We generally aren’t big fans of improv, it makes us weak in the knees just thinking about it. But our aim was to disrupt our usual patterns, and we love playing with an audience. The form also allowed us to be ourselves, literally. We aren’t playing characters really, we keep our real names and plop ourselves into a fake theater company at the end of a fake show.

Dave: We often rehearse long blocks of stream-of-consciousness improvisation that make us laugh and push the boundaries of our own comfort as far as what is funny—and go on way too long. At one point we thought: how can we make this a show?

FringeArts: How did The Berserker Residents form?

Brad: The Berserker Residents didn’t form. The Berserker Residents have always been. Just like time or love or war. We were forged in the heart of a dying star and we’ll be here long after this feeble experiment called humanity has been snuffed out.

Dave: Brad and Justin wanted to create a show and they knew something was missing. ME!

Justin: In 2006 we came together to make The Jersey Devil for the Fringe Festival of that year. We do divide the labor. An unseen Berserker is Meghan Walsh, who also takes on some of our administrative work.

David Johnson, Bradley K. Wrenn, Justin Jain

David Johnson, Bradley K. Wrenn, Justin Jain

FringeArts: What is the process for creating a show like The Talkback, which depends so much on the audience?

Dave: The Talkback is a lot like stand-up comedy. It cannot be created in a vacuum. The show lives and learns in front of a live audience. The early days of this show were like imagining the worst stand-up comic you have ever seen, bombing alongside two other crappy comics, and none of them know how to leave the stage. Now we have better material, more confidence, and ripped abs.

Brad: It’s maddening rehearsing this thing by ourselves. We have dummy questions on a chair in front of us as we rehearse, and we each take turns wandering into the audience to pretend we are asking questions.

Justin: I love seeing what has stuck since that first showing in 2012. The usher character, the way we fuck with audience members, the dance, the all-bets-are-off logic that the show takes in the middle. All of these things have survived each revision and are essential to the show. Creating an audience-participatory show without an audience in the rehearsal studio is extremely difficult.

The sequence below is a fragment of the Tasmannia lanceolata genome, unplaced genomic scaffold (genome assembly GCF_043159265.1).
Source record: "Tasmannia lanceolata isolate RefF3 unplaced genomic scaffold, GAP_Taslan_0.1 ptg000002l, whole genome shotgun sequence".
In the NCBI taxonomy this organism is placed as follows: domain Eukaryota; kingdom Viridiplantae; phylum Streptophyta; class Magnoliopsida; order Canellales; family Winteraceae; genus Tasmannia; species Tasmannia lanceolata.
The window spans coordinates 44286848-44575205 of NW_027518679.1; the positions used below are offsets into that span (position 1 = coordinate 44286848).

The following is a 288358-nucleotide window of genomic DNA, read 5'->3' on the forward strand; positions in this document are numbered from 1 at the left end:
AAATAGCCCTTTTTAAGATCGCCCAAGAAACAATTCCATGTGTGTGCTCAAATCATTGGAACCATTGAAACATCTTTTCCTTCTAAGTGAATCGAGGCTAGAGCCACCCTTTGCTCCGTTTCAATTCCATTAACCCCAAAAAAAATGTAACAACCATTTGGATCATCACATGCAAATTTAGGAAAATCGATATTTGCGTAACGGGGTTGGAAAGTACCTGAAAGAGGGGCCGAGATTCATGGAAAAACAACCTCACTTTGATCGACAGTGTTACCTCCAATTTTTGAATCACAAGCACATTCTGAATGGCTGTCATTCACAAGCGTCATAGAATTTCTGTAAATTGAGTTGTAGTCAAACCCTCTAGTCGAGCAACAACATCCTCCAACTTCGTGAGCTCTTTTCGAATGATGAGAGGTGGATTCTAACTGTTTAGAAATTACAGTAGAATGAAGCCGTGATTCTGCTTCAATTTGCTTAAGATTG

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A Micromanaging Comedy Lover’s Golden Opportunity: Audience improv with Matt Holmes

Posted July 11th, 2013

Have you ever been to a comedy show and thought about how much more infinitely talented you were at the comedic arts than the performers onstage? Alas, acting classes cost hundreds and the emotional damage suffered from the season finale of Game of Thrones has left you marginally less extroverted than is required of a professional performer.

MattAnd-improvSince 2008, Co-founder of Rare Bird Show, Philly Improv Theater team member, and regular fixture in Philadelphia improv Matt Holmes has been jolting audiences from quietly disgruntled passivity in a whimsical experiment that plucks a single audience member from the crowd and plants them onstage to create a boisterous, hour-long improv comedy show. Matt&, quickly attracting buzz as must-see innovative comedy, has toured in eight states spanning the country. In its milestone 50th performance, Holmes brings the daringly probing comedic feat to the upcoming 2013 Fringe Festival, starring himself and, possibly, you. FringeArts recently stopped in with Matt Holmes to get insight on the upcoming show, its stylistic evolution thus far, and a look back on his improvisational career and inspirations.

FringeArts: How did you first get into improv?

Matt Holmes: I’ve always been really interested in comedy. I remember staying up to watch The Tracey Ullman Show and getting really into Laugh-In reruns and tapes from the first cast of Saturday Night Live one summer. I was an eight-year-old who knew every stand-up’s act from TV. But, I was pretty shy until I was like sixteen or seventeen. I started coming out of my shell slowly. Improv really opened me up and trained me to be personable when I have to. I was in a college improv group after trying out on a whim. Then I formed a group with some other did-improv-in-college types, also kind of on a whim. Along the way, I did a bunch of projects and a lot of teaching, and of course, was always learning more and more myself.

FringeArts: Do you remember where you were when you first realized that this was what you wanted to do?

Matt Holmes: I don’t think there was one specific instance where it all came together. There was probably a point where the loose creativity of improv clicked in my mind as a particularly good fit for me, and there was probably a point where a certain project really felt like it was working, but I can’t think of one exact moment. It’s been more like growing a plant than getting hit by a lightning bolt.